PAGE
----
Many others who believe, as I do, that this election season has revealed how far women have to go in the fight for full civil and political equality, have noted the work of Alice Paul, the author the Equal Rights Amendment, and a prominent force in the fight for women's suffrage. What many Americans do not realize is what a long, hard fight that was nor how original and intelligent Paul's tactics were. An extended excerpt from one source of information about Paul's life and times (emphases added):
Alice [Paul] and Lucy [Burns] approached the National American Woman Suffrage Association (NAWSA), having decided to join forces toward a constitutional amendment by directly lobbying congressmen. They were allowed to take over the NAWSA Congressional Committee in Washington, D.C., but they had no office, no budget and few supporters. Alice was only 26 years old.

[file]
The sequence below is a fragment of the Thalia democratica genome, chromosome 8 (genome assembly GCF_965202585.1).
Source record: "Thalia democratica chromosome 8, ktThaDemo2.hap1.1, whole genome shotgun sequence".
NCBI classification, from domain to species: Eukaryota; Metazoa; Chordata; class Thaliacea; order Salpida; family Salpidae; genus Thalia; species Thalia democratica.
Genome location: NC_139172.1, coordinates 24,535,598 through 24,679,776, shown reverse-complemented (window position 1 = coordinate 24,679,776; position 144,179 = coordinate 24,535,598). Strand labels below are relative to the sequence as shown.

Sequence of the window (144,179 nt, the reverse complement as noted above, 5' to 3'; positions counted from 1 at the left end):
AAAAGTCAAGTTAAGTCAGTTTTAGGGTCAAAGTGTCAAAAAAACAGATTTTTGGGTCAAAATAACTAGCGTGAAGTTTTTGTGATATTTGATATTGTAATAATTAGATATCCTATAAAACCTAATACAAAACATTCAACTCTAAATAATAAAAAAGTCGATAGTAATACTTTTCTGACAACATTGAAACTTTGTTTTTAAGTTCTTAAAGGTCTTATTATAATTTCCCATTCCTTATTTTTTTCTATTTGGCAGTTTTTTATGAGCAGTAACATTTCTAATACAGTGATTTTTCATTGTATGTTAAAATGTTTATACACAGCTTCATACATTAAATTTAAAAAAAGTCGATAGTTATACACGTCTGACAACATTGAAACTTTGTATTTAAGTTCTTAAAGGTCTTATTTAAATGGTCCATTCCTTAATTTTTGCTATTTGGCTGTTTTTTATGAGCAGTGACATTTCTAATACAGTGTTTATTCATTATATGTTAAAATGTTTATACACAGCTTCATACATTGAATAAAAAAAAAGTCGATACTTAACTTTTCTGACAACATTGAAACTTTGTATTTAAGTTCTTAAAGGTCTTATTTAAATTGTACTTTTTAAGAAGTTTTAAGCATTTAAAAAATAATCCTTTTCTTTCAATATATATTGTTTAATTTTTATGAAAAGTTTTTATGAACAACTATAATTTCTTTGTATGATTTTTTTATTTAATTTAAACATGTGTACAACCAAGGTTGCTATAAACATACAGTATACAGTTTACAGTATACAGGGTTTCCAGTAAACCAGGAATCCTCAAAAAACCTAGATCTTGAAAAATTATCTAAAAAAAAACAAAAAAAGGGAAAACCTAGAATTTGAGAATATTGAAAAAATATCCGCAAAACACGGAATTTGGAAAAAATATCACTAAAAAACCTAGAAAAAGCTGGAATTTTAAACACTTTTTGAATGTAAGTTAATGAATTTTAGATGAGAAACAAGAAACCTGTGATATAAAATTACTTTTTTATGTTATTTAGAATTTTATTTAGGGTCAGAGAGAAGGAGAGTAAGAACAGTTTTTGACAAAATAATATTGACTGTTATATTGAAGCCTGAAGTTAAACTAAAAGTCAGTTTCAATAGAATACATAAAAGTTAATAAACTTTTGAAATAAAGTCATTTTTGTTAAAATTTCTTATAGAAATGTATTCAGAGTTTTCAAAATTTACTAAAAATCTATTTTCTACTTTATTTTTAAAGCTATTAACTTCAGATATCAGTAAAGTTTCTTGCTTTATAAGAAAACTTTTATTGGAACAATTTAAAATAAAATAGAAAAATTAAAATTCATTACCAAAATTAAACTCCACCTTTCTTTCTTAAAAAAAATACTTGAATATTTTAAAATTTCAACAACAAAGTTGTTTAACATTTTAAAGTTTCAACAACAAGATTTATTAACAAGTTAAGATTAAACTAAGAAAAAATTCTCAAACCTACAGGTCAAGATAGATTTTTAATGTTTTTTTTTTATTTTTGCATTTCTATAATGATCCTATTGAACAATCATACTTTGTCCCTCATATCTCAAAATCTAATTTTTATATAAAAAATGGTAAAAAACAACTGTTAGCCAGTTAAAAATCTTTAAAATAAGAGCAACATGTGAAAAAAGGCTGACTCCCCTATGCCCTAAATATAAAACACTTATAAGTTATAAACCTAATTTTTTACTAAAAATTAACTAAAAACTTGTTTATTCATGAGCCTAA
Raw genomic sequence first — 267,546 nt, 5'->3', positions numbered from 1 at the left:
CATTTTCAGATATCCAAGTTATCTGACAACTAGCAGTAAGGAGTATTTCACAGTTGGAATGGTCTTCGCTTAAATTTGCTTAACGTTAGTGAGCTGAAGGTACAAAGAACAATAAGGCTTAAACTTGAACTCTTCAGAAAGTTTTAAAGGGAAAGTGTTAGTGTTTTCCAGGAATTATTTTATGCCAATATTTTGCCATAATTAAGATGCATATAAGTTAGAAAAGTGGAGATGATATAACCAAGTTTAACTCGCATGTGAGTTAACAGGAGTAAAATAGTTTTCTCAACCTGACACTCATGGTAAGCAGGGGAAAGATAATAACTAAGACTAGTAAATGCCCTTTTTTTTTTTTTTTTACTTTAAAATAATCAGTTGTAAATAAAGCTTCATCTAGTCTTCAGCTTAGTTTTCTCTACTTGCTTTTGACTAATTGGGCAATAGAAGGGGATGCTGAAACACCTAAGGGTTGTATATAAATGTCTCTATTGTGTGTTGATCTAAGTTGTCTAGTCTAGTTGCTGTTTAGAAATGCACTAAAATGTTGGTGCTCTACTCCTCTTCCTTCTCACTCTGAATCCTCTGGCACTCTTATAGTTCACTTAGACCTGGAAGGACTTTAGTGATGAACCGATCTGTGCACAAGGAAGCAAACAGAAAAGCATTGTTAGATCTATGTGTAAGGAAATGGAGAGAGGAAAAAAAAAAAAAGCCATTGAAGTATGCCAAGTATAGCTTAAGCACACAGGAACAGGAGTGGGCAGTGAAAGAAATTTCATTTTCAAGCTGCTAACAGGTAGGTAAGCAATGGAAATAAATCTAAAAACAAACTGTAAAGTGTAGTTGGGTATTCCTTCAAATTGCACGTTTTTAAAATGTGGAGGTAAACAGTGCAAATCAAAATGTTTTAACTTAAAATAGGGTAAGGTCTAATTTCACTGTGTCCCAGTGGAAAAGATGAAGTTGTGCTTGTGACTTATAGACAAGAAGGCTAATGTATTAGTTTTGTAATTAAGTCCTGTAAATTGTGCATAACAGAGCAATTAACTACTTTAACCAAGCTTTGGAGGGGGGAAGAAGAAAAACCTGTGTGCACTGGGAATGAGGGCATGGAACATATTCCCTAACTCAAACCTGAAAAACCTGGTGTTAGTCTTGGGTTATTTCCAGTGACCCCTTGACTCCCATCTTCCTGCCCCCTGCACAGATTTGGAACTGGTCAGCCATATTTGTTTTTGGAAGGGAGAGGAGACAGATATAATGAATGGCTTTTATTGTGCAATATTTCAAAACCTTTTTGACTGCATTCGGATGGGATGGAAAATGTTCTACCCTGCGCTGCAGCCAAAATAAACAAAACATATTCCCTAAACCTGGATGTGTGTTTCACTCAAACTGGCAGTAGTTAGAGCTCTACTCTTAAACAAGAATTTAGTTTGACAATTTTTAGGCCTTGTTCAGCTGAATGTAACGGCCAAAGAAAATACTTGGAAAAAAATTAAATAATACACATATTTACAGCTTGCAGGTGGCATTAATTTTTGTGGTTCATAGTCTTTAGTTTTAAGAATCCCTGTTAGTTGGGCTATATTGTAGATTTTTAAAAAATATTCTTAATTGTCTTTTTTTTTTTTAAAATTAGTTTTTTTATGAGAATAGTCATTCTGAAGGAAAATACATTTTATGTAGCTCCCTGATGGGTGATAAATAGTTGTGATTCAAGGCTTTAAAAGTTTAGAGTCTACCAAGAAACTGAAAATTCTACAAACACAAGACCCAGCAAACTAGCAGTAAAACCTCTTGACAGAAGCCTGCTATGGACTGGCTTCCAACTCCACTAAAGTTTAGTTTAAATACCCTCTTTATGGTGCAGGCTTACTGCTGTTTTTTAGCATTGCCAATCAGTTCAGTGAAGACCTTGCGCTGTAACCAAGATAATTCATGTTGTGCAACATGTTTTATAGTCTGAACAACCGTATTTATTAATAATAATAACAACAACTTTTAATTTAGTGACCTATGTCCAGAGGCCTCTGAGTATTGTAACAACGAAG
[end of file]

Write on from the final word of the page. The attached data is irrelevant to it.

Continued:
Drawing on her experiences in England, Alice organized the largest parade ever seen -- a spectacle unparalleled in the nation's political capitol -- on March 3, 1913, the eve of President Woodrow Wilson’s inauguration. About 8,000 college, professional, middle- and working-class women dressed in white suffragist costumes marched in units with banners and floats down Pennsylvania Avenue from the Capitol to the White House. The goal was to gather at the Daughters of the American Revolution's Constitution Hall. The crowd was estimated at half a million people, with many verbally harassing the marchers while police stood by. Troops finally had to be called to restore order and help the suffragists get to their destination -- it took six hours.